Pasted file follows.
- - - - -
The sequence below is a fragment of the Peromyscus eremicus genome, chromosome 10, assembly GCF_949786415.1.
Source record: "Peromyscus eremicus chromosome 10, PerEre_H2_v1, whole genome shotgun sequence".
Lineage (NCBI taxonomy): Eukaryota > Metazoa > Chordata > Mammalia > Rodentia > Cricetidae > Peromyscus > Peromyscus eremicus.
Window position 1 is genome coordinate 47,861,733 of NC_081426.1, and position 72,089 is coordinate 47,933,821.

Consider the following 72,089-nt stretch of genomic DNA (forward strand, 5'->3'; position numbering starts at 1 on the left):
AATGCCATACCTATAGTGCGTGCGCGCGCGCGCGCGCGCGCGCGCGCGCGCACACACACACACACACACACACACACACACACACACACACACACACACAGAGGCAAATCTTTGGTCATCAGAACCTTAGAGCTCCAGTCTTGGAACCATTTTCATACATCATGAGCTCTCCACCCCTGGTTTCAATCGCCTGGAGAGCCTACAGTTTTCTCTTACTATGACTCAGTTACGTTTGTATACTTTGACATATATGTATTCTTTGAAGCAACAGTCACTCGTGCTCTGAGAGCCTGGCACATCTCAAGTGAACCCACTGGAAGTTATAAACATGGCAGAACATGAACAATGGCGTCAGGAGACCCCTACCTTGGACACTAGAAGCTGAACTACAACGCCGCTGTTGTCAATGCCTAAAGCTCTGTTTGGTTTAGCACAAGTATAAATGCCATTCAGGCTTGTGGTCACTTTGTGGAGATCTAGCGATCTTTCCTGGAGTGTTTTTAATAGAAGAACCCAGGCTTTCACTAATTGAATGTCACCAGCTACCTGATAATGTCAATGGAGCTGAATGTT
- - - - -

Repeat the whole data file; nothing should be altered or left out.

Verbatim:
The sequence below is a fragment of the Peromyscus eremicus genome, chromosome 10, assembly GCF_949786415.1.
Source record: "Peromyscus eremicus chromosome 10, PerEre_H2_v1, whole genome shotgun sequence".
Lineage (NCBI taxonomy): Eukaryota > Metazoa > Chordata > Mammalia > Rodentia > Cricetidae > Peromyscus > Peromyscus eremicus.
Window position 1 is genome coordinate 47,861,733 of NC_081426.1, and position 72,089 is coordinate 47,933,821.

Consider the following 72,089-nt stretch of genomic DNA (forward strand, 5'->3'; position numbering starts at 1 on the left):
AATGCCATACCTATAGTGCGTGCGCGCGCGCGCGCGCGCGCGCGCGCGCGCACACACACACACACACACACACACACACACACACACACACACACACACAGAGGCAAATCTTTGGTCATCAGAACCTTAGAGCTCCAGTCTTGGAACCATTTTCATACATCATGAGCTCTCCACCCCTGGTTTCAATCGCCTGGAGAGCCTACAGTTTTCTCTTACTATGACTCAGTTACGTTTGTATACTTTGACATATATGTATTCTTTGAAGCAACAGTCACTCGTGCTCTGAGAGCCTGGCACATCTCAAGTGAACCCACTGGAAGTTATAAACATGGCAGAACATGAACAATGGCGTCAGGAGACCCCTACCTTGGACACTAGAAGCTGAACTACAACGCCGCTGTTGTCAATGCCTAAAGCTCTGTTTGGTTTAGCACAAGTATAAATGCCATTCAGGCTTGTGGTCACTTTGTGGAGATCTAGCGATCTTTCCTGGAGTGTTTTTAATAGAAGAACCCAGGCTTTCACTAATTGAATGTCACCAGCTACCTGATAATGTCAATGGAGCTGAATGTT